Women Leaders Vow to Fight Back Against Assaults
As the Senate prepared to vote on the Blunt Amendment, a coalition of over 50 women's organizations held a press conference to announce an unprecedented drive to mobilize women voters on the ground and online around Health and Economic Rights—HERvotes—in 2012. Speakers emphasized the power of women voters as a force for change, as well as their collective outrage over the politicization of vital aspects of women's health care, such as birth control and breast cancer services.
"This is a day in and day out fight. Women are not going to be silenced," said Feminist Majority President Eleanor Smeal. "Women are not a political wedge issue, and we are determined to ensure that women have access to quality health care; to protect the gains women have made in the workplace, health care, education and basic individual rights and to continue moving forward an equality agenda,"
"Women's rights are under attack, with reproductive rights in the center of the bullseye," said Byllye Avery, a founder of Raising Women's Voices and the National Black Women's Health Imperative, who outlined the women's health issues at risk in these elections and noted that the Affordable Care Act will end discriminatory health care practices against women.
National Council of Negro Women Executive Director Avis Jones-DeWeever highlighted economic perils for women and children, and saying that women will stand up for jobs, equal pay and equal opportunities: "Women will not be silent. We will not be bamboozled. We will not be complacent."
Sarah Audelo of Advocates for Youth made it clear that young women are part of this fight: "The right to basic preventive health care, such as contraception. The right to decide if and when to have a child. The right to vote and have our voices heard. These are rights our mothers and grandmothers fought for and won. These are rights I never thought my generation would have to fight for . . . . We will reward those who support and respect our rights, and hold accountable those who do not."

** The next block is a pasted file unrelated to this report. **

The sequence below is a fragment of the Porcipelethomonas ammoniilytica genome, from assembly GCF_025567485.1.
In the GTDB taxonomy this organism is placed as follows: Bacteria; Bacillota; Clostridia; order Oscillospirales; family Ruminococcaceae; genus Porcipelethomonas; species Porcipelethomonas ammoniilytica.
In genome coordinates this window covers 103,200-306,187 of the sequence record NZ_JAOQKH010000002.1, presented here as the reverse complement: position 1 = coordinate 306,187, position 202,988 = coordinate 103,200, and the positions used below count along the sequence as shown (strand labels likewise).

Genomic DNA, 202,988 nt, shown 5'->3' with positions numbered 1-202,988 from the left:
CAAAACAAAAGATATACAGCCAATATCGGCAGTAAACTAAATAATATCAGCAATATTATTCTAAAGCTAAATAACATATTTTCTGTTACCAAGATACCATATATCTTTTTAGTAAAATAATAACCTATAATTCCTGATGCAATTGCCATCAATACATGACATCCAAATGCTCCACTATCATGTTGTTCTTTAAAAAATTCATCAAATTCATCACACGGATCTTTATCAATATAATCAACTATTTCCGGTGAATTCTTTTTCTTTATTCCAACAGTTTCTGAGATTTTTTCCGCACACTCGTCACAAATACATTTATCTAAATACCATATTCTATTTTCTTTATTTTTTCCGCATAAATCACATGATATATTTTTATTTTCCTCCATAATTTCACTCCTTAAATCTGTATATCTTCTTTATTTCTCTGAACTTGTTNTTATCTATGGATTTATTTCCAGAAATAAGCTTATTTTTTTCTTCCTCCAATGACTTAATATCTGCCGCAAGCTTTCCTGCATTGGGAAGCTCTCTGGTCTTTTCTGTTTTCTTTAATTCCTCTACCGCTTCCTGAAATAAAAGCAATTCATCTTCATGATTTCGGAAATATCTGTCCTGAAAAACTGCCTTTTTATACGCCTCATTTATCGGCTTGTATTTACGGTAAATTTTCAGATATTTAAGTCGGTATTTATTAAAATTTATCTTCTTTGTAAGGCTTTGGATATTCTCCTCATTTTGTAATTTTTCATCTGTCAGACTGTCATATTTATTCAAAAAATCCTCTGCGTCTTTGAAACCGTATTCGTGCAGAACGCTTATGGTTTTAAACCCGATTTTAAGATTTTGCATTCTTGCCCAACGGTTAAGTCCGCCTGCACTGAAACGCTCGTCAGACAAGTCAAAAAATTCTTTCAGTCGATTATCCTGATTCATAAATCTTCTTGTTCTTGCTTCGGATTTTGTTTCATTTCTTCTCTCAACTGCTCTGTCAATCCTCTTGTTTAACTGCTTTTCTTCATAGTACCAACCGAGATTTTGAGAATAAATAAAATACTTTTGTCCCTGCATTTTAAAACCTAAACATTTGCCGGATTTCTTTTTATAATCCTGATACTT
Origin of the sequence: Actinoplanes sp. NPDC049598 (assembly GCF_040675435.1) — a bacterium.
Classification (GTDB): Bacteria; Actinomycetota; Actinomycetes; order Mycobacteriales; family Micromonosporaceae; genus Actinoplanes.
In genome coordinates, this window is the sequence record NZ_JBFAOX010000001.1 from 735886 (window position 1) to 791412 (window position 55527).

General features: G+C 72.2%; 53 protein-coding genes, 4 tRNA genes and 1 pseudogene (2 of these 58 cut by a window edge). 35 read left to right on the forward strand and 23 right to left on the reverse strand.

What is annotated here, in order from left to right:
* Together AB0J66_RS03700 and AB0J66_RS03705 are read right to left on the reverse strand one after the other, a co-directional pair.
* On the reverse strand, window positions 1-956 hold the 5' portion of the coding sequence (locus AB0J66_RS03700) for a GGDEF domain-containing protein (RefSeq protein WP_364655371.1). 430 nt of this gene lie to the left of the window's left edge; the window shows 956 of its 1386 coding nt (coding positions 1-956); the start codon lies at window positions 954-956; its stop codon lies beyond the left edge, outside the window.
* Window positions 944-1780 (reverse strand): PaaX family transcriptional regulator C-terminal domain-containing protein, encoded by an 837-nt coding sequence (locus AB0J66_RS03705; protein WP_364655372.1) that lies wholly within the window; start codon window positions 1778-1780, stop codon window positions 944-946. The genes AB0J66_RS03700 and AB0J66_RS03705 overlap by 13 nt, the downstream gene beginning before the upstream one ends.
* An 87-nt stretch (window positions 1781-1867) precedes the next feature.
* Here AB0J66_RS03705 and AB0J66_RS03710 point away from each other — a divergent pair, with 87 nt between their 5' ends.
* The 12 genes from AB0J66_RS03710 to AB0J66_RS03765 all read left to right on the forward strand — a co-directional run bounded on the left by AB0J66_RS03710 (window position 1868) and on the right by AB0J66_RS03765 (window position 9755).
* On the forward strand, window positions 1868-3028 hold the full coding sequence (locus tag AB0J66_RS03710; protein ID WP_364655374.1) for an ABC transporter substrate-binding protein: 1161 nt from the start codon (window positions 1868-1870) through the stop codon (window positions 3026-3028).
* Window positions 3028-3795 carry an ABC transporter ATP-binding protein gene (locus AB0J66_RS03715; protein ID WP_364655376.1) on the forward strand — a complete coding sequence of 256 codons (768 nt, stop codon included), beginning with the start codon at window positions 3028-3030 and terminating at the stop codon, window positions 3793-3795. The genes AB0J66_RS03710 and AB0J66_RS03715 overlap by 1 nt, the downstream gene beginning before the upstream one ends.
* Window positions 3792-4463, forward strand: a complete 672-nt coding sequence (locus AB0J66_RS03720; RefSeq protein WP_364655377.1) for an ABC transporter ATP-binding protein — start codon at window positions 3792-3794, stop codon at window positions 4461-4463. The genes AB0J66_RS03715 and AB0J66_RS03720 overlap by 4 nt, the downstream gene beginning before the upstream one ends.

HERvotes announced that the 51 organizations are working together to mobilize voters and to sound the alarm that women's gains are at risk. For example, Lisa Maatz described a $1.5 million campaign being launched by the American Association of University Women to turn out women's votes, particularly Millennial women. Maatz exclaimed: "There is a palpable buzz . . . women are mad. We are fed up. We don't want you to touch our birth control. We're tired of being told what we can do with our bodies. We'll be canvassing, advertising, social media campaigns, and reaching women where they live."
National Women's Political Caucus President Linda Young, responding to a reporter's question about the historic likelihood of women to vote more Democratic than Republican, said "Women will vote for those candidates who support our issues and who are not trying to take away our rights."
HERvotes leaders outlined multiple online drives that will reach over 20 million women. For example, there will be a massive online campaign by MomsRising, which reaches over 3 million women through email, Twitter, Facebook and other means.
"Women are tired of the politicization of birth control, the politicization of breast cancer, and abortion bills that really are just about humiliating women . . . The more they attack women's ability to get along day by day… they are losing our votes," said Terry O'Neill, president of NOW, urging women to go to www.HERvotes.us to find out about the issues at stake. "People are waking up."